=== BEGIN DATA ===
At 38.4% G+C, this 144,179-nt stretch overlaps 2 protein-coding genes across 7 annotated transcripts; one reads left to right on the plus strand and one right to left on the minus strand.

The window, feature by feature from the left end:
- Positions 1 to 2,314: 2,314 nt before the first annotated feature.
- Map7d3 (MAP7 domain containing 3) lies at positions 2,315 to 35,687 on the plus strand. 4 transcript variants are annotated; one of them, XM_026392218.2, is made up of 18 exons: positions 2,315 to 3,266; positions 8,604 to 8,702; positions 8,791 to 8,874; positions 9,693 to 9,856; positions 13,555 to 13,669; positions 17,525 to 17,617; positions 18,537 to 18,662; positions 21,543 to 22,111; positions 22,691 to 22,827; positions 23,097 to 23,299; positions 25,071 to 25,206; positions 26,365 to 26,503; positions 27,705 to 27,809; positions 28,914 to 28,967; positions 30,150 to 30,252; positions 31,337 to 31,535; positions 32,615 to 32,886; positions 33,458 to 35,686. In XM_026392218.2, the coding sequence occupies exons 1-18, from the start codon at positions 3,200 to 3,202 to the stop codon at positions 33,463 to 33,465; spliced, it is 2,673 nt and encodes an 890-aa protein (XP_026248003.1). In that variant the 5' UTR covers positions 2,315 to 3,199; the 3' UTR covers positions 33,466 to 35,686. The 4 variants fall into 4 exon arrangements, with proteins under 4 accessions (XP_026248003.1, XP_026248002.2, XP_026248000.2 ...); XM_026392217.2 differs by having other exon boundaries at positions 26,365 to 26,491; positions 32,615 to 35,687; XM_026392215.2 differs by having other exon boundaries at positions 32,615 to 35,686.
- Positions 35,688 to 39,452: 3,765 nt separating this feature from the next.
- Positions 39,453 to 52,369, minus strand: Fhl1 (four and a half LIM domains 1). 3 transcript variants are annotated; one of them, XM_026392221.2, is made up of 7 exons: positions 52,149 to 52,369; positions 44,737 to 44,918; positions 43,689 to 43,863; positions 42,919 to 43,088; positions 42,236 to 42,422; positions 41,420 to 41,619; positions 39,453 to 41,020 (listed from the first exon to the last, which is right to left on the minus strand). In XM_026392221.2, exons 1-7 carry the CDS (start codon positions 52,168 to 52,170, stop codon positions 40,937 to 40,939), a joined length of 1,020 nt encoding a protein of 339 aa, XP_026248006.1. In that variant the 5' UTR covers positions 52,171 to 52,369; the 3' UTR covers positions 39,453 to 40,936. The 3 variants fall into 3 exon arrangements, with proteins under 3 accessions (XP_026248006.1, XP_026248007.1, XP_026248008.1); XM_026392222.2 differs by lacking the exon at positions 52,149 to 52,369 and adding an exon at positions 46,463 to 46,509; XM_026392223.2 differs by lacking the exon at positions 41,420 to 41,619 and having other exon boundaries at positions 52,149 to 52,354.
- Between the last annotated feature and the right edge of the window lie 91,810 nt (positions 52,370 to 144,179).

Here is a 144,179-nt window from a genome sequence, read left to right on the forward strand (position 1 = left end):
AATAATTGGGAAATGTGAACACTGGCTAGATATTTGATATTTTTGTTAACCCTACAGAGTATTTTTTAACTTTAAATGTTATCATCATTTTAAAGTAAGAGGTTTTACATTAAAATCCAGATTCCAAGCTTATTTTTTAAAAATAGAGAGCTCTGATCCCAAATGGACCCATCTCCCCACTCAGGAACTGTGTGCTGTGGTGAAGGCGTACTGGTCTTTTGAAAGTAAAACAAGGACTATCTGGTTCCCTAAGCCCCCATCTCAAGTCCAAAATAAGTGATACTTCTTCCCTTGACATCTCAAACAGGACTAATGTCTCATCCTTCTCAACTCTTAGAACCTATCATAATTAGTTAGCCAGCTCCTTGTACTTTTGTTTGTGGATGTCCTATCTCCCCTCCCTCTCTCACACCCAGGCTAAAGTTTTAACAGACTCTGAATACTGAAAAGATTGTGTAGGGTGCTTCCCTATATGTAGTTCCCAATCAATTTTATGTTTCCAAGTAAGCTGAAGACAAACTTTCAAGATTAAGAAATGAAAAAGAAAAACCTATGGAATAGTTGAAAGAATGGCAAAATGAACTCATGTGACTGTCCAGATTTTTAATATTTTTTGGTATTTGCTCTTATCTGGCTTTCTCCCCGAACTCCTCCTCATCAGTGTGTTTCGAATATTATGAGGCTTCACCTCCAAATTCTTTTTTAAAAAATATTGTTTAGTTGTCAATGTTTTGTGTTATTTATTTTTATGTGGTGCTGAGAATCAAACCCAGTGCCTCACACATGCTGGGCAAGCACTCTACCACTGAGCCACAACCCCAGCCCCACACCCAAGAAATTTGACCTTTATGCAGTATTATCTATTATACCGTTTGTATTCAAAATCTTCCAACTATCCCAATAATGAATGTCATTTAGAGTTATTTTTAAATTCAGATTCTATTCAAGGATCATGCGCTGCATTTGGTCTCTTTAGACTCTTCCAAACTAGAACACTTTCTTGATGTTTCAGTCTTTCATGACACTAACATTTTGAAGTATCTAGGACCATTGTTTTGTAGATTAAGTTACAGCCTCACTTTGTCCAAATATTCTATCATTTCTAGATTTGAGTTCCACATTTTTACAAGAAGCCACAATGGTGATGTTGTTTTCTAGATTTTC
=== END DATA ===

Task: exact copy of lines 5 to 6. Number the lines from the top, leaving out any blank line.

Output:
- Positions 35,688 to 39,452: 3,765 nt separating this feature from the next.
- Positions 39,453 to 52,369, minus strand: Fhl1 (four and a half LIM domains 1). 3 transcript variants are annotated; one of them, XM_026392221.2, is made up of 7 exons: positions 52,149 to 52,369; positions 44,737 to 44,918; positions 43,689 to 43,863; positions 42,919 to 43,088; positions 42,236 to 42,422; positions 41,420 to 41,619; positions 39,453 to 41,020 (listed from the first exon to the last, which is right to left on the minus strand). In XM_026392221.2, exons 1-7 carry the CDS (start codon positions 52,168 to 52,170, stop codon positions 40,937 to 40,939), a joined length of 1,020 nt encoding a protein of 339 aa, XP_026248006.1. In that variant the 5' UTR covers positions 52,171 to 52,369; the 3' UTR covers positions 39,453 to 40,936. The 3 variants fall into 3 exon arrangements, with proteins under 3 accessions (XP_026248006.1, XP_026248007.1, XP_026248008.1); XM_026392222.2 differs by lacking the exon at positions 52,149 to 52,369 and adding an exon at positions 46,463 to 46,509; XM_026392223.2 differs by lacking the exon at positions 41,420 to 41,619 and having other exon boundaries at positions 52,149 to 52,354.